Emergency Permit:

Under the Coastal Act, an emergency permit is conditional and requires that the permittee follow up and apply for a final permit which, among other things, requires an alternative analysis.  The city initiated this process which has so far included two "stakeholder" meetings.

Several people who had contacted the City to voice their concerns were included in these meetings, which led to the formation of the Surfers’ Point Coalition.  These stakeholders include local surfers with many years experience at Surfers’ Point, as well as expertise in ocean engineering, engineering design, project permitting, and “real world” water time.

The Coalition submitted comments to a draft Alternatives Analysis which is currently under revision.  Compatibility with the US Army Corps of Engineers requirements required an extension of the timeline, and subsequent withdrawal of the permit application.  The project will require both an Army Corps and Coastal Commission permit.

The current schedule anticipates an opportunity to review the updated analysis in April with final permit applications submitted to Corps and Coastal Commission in May.


The Surfers' Point Coalition proposed a modification to one of the alternatives presented in the analysis.

  • As noted in our comments on the Alternatives Analysis, there is merit in developing a strategy to retain cobble on the beach face at Surfers’ Point.  While the past cobble nourishment provided effective shore protection, the benefit is unfortunately short lived due to the high rate of longshore transport at the point.  The attached concept modifies the profile of the Low-Profile Groins with Cobble Nourishment alternative to better match the shoreline dynamics while minimizing the regulatory footprint.  These structures should be designed with large enough boulders such that they will withstand extreme surf conditions, serving to establish semi-permanent “pocket beaches” backfilled with cobble.  The spacing and elevation shown on the drawing should be considered a starting point for further design.

  • As the Alternatives Analysis points out, the City of Ventura has been very proactive in experimenting with alternative shore protection strategies.  Given this history, it would be appropriate at this time to develop an engineering solution that would provide multiple benefits without adversely impacting the aesthetic and recreational qualities of Surfers’ Point.  If this experimental solution proves viable, it can be duplicated along the remainder of the beach fronting the promenade as needed in the future.

This could look something like this:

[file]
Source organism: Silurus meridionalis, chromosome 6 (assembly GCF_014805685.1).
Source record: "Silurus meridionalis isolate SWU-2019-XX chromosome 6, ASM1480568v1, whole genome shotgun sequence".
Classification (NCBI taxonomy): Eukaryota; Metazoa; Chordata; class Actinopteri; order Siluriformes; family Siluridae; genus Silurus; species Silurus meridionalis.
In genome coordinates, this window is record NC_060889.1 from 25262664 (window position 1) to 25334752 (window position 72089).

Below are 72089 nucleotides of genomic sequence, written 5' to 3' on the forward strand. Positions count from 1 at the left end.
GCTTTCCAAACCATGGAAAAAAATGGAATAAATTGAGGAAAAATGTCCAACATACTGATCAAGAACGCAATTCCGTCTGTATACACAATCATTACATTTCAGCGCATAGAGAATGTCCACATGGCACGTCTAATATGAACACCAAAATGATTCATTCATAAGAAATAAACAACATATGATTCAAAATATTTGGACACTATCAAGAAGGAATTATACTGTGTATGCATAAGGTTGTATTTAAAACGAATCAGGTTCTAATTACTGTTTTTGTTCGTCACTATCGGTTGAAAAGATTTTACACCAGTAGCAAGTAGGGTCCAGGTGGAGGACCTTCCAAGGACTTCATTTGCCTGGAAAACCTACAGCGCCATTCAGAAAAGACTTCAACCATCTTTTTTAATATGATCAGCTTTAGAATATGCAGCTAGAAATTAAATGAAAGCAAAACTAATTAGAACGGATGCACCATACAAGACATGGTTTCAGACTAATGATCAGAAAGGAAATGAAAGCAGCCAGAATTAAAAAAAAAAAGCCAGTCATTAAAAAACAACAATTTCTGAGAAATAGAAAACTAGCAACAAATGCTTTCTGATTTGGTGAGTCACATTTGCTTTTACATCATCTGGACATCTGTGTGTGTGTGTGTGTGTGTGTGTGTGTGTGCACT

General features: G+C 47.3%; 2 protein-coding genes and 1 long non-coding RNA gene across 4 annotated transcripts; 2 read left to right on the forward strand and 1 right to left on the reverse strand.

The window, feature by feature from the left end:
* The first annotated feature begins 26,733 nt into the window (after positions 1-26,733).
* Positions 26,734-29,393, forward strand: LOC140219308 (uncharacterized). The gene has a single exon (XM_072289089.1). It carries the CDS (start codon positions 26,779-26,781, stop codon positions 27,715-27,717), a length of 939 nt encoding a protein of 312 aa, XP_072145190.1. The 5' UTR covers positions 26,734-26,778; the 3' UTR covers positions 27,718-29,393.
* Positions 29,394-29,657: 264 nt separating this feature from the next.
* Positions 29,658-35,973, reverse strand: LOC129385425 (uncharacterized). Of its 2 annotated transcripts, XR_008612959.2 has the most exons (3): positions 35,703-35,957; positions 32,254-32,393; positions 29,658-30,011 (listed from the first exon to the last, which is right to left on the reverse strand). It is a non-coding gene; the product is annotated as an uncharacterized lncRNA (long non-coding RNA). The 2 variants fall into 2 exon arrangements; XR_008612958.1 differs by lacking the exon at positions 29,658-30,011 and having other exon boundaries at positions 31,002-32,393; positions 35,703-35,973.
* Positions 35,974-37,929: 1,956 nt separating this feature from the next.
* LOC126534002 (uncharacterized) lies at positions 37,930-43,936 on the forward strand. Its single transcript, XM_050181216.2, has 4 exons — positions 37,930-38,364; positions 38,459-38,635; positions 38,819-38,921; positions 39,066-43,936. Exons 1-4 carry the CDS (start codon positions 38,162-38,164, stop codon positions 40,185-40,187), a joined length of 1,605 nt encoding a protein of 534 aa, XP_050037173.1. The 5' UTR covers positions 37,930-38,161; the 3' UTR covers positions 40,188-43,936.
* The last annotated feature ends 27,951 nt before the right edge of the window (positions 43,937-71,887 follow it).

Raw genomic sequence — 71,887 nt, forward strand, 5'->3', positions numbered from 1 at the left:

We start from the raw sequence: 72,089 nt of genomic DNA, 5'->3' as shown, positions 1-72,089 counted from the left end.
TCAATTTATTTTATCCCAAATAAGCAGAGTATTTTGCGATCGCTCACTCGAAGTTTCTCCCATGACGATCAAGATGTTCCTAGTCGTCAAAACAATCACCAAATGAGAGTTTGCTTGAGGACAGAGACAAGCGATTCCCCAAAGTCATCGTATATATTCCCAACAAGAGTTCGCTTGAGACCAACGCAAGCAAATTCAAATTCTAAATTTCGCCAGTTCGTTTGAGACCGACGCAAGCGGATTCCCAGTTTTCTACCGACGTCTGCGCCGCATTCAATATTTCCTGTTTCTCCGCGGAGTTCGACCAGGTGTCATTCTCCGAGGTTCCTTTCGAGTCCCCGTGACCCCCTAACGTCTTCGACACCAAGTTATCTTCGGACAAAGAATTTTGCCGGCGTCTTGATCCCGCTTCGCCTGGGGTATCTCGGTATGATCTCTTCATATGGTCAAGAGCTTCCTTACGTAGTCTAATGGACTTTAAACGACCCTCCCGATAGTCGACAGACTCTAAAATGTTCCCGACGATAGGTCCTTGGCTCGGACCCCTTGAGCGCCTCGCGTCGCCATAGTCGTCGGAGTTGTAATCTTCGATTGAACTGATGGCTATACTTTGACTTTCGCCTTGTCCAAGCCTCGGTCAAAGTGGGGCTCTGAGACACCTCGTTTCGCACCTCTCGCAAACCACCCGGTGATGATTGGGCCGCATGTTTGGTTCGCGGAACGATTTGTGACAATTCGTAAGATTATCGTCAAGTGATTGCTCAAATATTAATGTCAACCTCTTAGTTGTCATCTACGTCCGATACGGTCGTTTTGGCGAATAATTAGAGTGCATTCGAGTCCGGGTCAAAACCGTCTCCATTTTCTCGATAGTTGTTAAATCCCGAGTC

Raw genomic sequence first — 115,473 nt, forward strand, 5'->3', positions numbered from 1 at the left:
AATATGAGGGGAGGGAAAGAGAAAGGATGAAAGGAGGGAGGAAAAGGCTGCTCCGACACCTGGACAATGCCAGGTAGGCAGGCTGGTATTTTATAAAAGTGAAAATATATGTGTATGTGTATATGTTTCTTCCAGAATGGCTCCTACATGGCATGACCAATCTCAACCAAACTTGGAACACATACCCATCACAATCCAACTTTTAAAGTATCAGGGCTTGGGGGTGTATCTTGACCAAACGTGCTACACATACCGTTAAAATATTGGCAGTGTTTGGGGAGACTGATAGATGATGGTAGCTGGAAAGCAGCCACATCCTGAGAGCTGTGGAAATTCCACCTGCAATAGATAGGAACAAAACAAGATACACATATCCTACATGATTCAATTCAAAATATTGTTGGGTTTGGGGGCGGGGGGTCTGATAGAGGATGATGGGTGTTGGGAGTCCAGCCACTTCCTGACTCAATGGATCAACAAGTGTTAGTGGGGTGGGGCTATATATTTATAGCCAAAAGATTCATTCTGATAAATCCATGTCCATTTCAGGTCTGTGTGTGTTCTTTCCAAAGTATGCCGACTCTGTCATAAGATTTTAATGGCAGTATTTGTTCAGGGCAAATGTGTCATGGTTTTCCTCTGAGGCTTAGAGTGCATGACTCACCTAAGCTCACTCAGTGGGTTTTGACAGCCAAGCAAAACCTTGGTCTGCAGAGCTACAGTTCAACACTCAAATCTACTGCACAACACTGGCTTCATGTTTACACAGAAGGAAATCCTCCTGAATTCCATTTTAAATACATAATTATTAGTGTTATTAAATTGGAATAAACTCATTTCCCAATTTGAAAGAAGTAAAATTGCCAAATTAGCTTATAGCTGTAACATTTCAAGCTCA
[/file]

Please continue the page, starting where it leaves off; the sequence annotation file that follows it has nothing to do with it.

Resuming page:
What's at Risk?

Aerial view of erosion resulting from the
1991 Surfers' Point emergency revetment
History, science, and personal experience has shown that emergency responses to beach erosion can lead to piecemeal coastal armoring.  This was evident at Surfers' Point during the last erosional cycle of 1991-1995, shortly after the bike path was extended along the beach at the fairgrounds.  The emergency revetment placed in 1991 exacerbated erosion on the adjacent shoreline resulting in the closure of a damaged section of parking lot for 15 years until the managed retreat project was constructed. 

A holistic approach that considers the shoreline as a contiguous system is required to effectively manage the coast.  Otherwise the public beach will slowly be replaced with progressively larger rocks in response to each erosion episode, forever changing the character of this valued resource.    

Update July 2017:

The final Alternatives Analysis was re-formatted to comply with US Army Corps of Engineers requirements on June 1.  This document was shared with stakeholders and discussed in a stakeholder meeting on June 16.  A preferred alternative was agreed upon, which included modifications to the crest of the revetment and installation of experimental "cobble retention" finger groins to try to retain sediment in front of the structure.

We noted that the Cumulative Impacts section of the Corps document was blank, and the response to our request for this information was to file a Freedom of Information Act (FOIA) request.

Subsequent discussions with Coastal Commission staff revealed that the agency would not support the experimental structural modifications to the revetment, so the City will proceed with plans and permitting to simply modify the crest to mitigate erosion resulting for wave overtopping.

If Alternative 2 is approved, the revetment will be modified as shown here:

More information:

On this blog:
C-Street, Ventura - more cobble berms
C-St Ventura - cobble and erosion Dec 2015